On Sunday, the people of Crimea go to the polls in a referendum on whether to stay part of Ukraine.» Read More
At the root of Moody's decision to downgrade Britain's credit rating is a crucial economic reality: Britain has begun to trail its peers in Europe - even bailed-out euro zone economies - when it comes to bringing down its budget deficit and making it attractive for foreigners to buy its exports. The New York Times reports.
James Ashley, Senior Economist at RBC Capital Markets says that inflation is a bigger concern for the U.K. economy than Moody's downgrade to Aa1.
PK Basu, MD & Head of Asia Research & Economics at Maybank Kim Eng says that the U.K. needs to re-think its austerity policies and come up with measures to generate growth.
Antonio Fatas, Professor of European Studies and Economics at INSEAD, outlines what Italy needs to do to fix its economy, regardless of the outcome in the election.
Despite the circus-like nature of the campaign, Italians at polling stations today were in extremely serious moods, with many telling CNBC this is one of the most important elections in the country's history.
Change is in the air as Italy goes to the polls, but that change could also throw up a nasty surprise for the euro zone.
Moody's downgrade is a blow to the Chancellor of the Exchequer George Osborne, who has stuck to his plan to reduce government spending in the face of slowing economic growth.
The Spanish king's son-in-law appeared before a judge on the island of Mallorca on Saturday to respond to charges of tax fraud in a six-million-euro embezzlement case that has eroded public support for the once-popular royal family.
Two of the four leading candidates in the Italian election are convicted criminals. Such is the state of politics in the world's third most indebted country as Italians go to the polls this weekend to choose a new government.
Credit ratings agency Moody's Investors Service has downgraded Britain's government bond rating one notch from the top AAA to AA1, citing weaknesses in the economy's medium-term outlook.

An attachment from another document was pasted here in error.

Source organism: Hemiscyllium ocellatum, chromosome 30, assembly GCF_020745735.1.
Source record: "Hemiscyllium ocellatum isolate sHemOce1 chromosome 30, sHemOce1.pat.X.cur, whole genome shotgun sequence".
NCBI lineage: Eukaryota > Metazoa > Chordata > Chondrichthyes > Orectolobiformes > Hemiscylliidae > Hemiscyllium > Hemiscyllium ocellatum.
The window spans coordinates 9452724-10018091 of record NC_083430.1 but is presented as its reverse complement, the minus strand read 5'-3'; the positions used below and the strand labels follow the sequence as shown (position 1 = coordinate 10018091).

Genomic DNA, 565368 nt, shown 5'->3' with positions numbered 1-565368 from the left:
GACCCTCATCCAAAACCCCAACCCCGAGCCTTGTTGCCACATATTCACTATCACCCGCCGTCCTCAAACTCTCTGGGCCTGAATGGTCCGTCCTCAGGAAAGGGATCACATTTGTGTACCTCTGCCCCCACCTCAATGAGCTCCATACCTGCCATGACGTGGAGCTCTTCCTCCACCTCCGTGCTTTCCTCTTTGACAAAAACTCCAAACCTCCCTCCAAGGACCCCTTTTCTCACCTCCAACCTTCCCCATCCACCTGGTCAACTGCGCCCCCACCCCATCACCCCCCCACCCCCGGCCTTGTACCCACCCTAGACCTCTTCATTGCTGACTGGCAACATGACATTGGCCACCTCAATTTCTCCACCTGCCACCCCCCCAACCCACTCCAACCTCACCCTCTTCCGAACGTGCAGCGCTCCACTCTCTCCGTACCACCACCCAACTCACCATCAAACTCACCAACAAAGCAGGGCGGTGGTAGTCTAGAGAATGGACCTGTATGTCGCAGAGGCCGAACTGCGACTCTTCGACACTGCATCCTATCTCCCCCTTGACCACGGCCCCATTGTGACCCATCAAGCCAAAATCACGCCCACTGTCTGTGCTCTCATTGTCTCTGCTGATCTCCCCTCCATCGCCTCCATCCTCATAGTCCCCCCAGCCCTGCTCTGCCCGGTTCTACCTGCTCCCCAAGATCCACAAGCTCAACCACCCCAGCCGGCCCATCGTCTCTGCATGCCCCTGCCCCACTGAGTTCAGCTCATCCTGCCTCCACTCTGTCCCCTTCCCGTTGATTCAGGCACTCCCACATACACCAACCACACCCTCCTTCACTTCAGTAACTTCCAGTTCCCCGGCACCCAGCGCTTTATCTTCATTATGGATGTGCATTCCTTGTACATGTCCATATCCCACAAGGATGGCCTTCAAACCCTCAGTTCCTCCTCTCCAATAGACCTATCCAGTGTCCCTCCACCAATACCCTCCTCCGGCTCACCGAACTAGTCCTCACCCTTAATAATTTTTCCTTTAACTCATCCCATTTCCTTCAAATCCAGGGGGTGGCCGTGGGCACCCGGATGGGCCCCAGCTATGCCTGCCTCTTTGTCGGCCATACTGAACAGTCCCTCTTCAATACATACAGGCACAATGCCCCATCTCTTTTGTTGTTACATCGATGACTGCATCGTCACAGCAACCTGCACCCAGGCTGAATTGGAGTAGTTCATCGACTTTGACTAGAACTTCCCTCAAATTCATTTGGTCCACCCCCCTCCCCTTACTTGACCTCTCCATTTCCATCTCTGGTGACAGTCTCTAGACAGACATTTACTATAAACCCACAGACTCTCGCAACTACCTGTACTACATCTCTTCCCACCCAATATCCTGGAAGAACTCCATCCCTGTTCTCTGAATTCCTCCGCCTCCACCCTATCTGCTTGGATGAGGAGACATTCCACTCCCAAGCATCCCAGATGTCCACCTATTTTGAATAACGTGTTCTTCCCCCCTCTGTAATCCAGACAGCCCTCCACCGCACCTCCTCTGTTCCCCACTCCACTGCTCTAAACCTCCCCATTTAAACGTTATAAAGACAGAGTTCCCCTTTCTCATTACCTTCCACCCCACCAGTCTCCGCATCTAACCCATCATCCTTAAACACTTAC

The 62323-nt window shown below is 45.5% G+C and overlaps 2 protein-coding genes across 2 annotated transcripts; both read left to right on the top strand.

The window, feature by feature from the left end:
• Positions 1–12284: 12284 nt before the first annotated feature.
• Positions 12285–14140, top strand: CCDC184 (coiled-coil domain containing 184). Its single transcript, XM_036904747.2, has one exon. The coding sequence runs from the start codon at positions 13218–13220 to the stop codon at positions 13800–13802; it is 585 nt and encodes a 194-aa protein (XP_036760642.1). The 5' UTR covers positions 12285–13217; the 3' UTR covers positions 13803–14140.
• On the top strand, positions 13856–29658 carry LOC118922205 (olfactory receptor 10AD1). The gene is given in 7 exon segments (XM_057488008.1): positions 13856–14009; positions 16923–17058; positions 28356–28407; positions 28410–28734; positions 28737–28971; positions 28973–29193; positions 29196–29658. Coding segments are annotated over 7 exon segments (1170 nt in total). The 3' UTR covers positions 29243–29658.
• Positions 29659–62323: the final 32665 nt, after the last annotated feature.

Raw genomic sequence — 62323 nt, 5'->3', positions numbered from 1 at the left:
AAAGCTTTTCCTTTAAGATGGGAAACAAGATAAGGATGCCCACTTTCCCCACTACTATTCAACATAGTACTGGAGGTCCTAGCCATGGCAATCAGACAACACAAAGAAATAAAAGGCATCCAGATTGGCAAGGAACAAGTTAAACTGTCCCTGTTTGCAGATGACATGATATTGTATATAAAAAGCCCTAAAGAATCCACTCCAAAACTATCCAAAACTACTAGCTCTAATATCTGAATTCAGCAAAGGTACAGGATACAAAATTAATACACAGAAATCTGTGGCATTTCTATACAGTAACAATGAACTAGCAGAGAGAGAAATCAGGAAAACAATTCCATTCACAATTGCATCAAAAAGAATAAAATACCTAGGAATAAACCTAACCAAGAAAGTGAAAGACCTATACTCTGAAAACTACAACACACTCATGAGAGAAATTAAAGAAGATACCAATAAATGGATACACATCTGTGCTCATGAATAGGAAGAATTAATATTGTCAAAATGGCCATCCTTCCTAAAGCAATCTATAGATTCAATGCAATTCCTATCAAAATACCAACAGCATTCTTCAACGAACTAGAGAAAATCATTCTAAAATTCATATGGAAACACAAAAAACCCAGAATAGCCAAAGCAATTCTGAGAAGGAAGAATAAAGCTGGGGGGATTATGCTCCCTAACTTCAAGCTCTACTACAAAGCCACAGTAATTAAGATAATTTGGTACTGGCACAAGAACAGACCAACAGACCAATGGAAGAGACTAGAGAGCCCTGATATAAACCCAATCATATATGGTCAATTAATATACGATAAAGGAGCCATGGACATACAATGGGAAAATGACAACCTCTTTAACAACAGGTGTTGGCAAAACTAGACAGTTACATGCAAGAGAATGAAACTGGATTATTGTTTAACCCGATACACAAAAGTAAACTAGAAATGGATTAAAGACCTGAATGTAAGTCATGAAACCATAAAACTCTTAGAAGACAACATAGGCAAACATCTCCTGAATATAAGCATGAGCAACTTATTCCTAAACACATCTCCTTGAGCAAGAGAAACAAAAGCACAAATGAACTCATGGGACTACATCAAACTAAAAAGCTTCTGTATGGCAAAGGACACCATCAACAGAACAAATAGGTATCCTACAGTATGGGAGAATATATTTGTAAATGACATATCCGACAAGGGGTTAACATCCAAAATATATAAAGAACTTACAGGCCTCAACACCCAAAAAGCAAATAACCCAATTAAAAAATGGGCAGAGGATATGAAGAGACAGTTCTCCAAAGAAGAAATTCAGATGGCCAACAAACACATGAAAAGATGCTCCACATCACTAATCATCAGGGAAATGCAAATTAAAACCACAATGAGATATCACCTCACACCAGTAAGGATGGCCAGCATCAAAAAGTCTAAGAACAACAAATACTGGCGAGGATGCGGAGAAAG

CNBC's Michelle Caruso-Cabrera reports on the hype surrounding this weekend's Italian election.
European shares rose on Friday in a broad-based rally as investors took advantage of the previous session's steep falls to pick up equities on the cheap, though traders cited some caution given weekend elections in Italy.
CNBC's Simon Hobbs reports on all the market moving events in Europe today, including news that the euro zone economy is expected to shrink again in 2013.
Banks around Europe will repay less than half the expected amount of the crisis loans they took from the European Central Bank a year ago, suggesting much of the euro zone financial system is still hooked on cheap ECB funds.
Tom Levinson, FX strategist at ING Financial Markets, tells CNBC that uncertainty will surround Italy even after the elections next week, and this will weigh on the euro in the short term.
The euro zone will not return to growth until 2014, the European Commission said on Friday, reversing its prediction for an end to recession this year.
As the public prepares to go to the polls this weekend, Italian executives disagree over the impact the outcome could have on a country already struggling with debt and a lack of investor confidence.
France is a "problem child" in the euro zone and needs to implement more austerity measures and labor market reforms to regain competitiveness, a senior ally of German Chancellor Angela Merkel said on Friday.
Britain's tax authority on Thursday published the names of what it described as "tax cheats" for the first time, part of efforts to address public anger over tax evasion at a time of economic austerity.
CNBC's Kelly Evans reports on all the market moving events from Europe, including weak PMI figures out of Europe.
John Hardy, FX strategist at Saxo Bank, says the European Central Bank needs to make "real policy moves" such as quantitative easing in order to push the euro lower.
Samuel Greene, founding director of King's Russia Institute at King's College London, says that even if Crimea votes to join Russia, the ultimate decision will be made in Moscow where the government will need to weigh the pros and cons of annexation.
Samuel Cox, founder of BitTag, discusses his product which acts as a digital price tag.